CBER Lecture Series – Dr Asim Khwaja, professor Sumitomo Foundation for Advanced Studies on International Development

CBER Lecture Series – Dr Asim Khwaja, professor Sumitomo Foundation for Advanced Studies on International Development

Dr Asim Khwaja, professor of international development at Harvard Kennedy School addressed a seminar at IBA Karachi on Wednesday 8th August 2018.

The topic of discussion was 'Ingredients for Growth: Enabling Evidence for Transformation in Pakistan'.

Dr Khwaja focused on education as a lens for growth in Pakistan.

He started the discussion with the age-old standard economic model Y = AKα L1-α and elaborated how in recent times labour L, has been replaced by Human capital, H, as a factor for growth. H implying the quality of labour

Y = AKα H1-α

In order to study the importance of education on the demand-side (parents, students), Dr Khwaja and his team conducted six rounds of surveys in rural Punjab, from 2003 to 2018; this was a LEAPS project. Their study confirmed that parents are willing and able to pay for quality learning for their children. As rural parents have the same aspirations as that of urban and urbane parents, that is to provide well for their children, which includes good schooling.

What has been observed is that though elementary and middle school enrolment in Pakistan is growing steadily over the years but proficiency is poor.

So the big question is what produces quality teachers? The answer lies in that all the actors, that is, the parents and their children, the teachers (that form the labour market), the public and private schools and the education intermediaries (those who produce books, stationary, uniform, curriculum developers etc.) all have to come together and work for a unified goal.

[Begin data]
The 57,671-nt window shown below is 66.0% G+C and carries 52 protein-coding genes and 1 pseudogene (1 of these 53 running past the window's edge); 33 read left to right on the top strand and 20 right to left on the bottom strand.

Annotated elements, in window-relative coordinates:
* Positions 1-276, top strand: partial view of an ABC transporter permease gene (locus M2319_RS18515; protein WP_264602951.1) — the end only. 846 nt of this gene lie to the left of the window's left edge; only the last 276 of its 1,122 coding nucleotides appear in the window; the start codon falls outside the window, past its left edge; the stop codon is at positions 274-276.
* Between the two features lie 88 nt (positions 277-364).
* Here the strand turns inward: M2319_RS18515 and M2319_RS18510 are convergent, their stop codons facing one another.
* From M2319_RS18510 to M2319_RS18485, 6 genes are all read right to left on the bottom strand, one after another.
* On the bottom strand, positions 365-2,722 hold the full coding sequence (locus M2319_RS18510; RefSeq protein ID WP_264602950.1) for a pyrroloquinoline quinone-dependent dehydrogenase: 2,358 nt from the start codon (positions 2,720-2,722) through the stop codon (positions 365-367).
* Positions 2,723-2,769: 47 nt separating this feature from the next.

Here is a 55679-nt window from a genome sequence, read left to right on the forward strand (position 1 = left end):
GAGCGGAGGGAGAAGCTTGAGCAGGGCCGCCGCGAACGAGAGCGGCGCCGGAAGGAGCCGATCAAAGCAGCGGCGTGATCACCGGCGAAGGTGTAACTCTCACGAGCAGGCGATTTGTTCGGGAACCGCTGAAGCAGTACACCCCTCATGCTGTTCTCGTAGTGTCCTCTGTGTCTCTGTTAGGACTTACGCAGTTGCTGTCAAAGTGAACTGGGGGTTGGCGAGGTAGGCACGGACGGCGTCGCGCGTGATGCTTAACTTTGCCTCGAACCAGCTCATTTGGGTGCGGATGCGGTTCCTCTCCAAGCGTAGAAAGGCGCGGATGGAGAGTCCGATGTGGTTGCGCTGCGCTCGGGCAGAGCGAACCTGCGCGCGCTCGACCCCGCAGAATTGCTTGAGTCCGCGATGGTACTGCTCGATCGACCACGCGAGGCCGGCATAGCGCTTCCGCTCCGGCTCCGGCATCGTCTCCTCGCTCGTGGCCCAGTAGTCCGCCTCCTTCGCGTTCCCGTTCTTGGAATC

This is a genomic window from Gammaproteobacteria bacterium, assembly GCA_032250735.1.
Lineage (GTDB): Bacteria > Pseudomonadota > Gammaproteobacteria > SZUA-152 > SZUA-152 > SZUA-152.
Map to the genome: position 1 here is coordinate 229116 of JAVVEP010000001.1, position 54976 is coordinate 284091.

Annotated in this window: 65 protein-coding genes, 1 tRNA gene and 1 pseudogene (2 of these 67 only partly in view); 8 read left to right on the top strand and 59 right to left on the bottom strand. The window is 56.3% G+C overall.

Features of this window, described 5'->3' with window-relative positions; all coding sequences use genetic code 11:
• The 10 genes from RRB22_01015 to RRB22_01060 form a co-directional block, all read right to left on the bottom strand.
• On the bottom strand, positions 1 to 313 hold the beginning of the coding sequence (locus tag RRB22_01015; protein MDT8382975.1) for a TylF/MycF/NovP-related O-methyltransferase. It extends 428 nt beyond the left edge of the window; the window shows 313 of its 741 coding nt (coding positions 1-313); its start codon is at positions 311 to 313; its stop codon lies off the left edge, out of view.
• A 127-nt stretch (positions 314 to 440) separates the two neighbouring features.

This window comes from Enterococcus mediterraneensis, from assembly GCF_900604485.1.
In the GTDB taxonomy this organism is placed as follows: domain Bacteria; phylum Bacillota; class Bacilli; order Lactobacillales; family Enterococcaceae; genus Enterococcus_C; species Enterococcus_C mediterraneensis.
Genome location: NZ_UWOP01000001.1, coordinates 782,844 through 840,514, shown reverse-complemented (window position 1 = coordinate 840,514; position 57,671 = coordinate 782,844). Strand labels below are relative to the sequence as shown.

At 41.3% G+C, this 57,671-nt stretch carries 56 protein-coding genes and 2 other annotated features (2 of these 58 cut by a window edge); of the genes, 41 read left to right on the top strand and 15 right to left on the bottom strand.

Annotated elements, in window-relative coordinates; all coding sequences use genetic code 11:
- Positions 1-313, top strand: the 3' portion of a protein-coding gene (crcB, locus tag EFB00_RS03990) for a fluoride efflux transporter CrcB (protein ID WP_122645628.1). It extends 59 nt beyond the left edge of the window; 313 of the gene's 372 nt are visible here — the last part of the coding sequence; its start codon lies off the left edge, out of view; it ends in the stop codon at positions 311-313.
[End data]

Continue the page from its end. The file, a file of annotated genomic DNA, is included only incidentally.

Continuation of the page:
Market failures have to be addressed, like why government schools are available at longer distance or why private schools tend to be clustered in a particular area.

In order to succeed in any sector, education or manufacturing or service sector, first and foremost a professional work ethic must be developed. For funding, no school must rely on direct revenues like fees and owner's equity.

In the Randomized Control Trials (RCTs) conducted by Dr Khwaja and his team, unconditional grants given at varying levels, low intensity (only one private school in a particular area got the grant) yielded different outcome versus high intensity (all private schools in the village got the unconditional grant).

It was observed that grant in the low intensity level only improved the furniture of the school but did not translate in to improving teacher quality. On the other hand, high intensity cohort showed a marked improvement in the calibre of teaching staff. This was brought about as all schools got the grant so the schools were competing with each other which meant the school with better teachers would have an edge and be preferred by the parents. Hence, better teachers were hired with a higher pay, existing teachers also got paid a better remuneration and the ineffective teachers were laid off.

Dr Khwaja concluded that empowering the actors and doing diagnostic measurements as opposed to measuring symptomatic outcomes like low GDP, high inflation etc., will show a clear picture to formulate growth policies.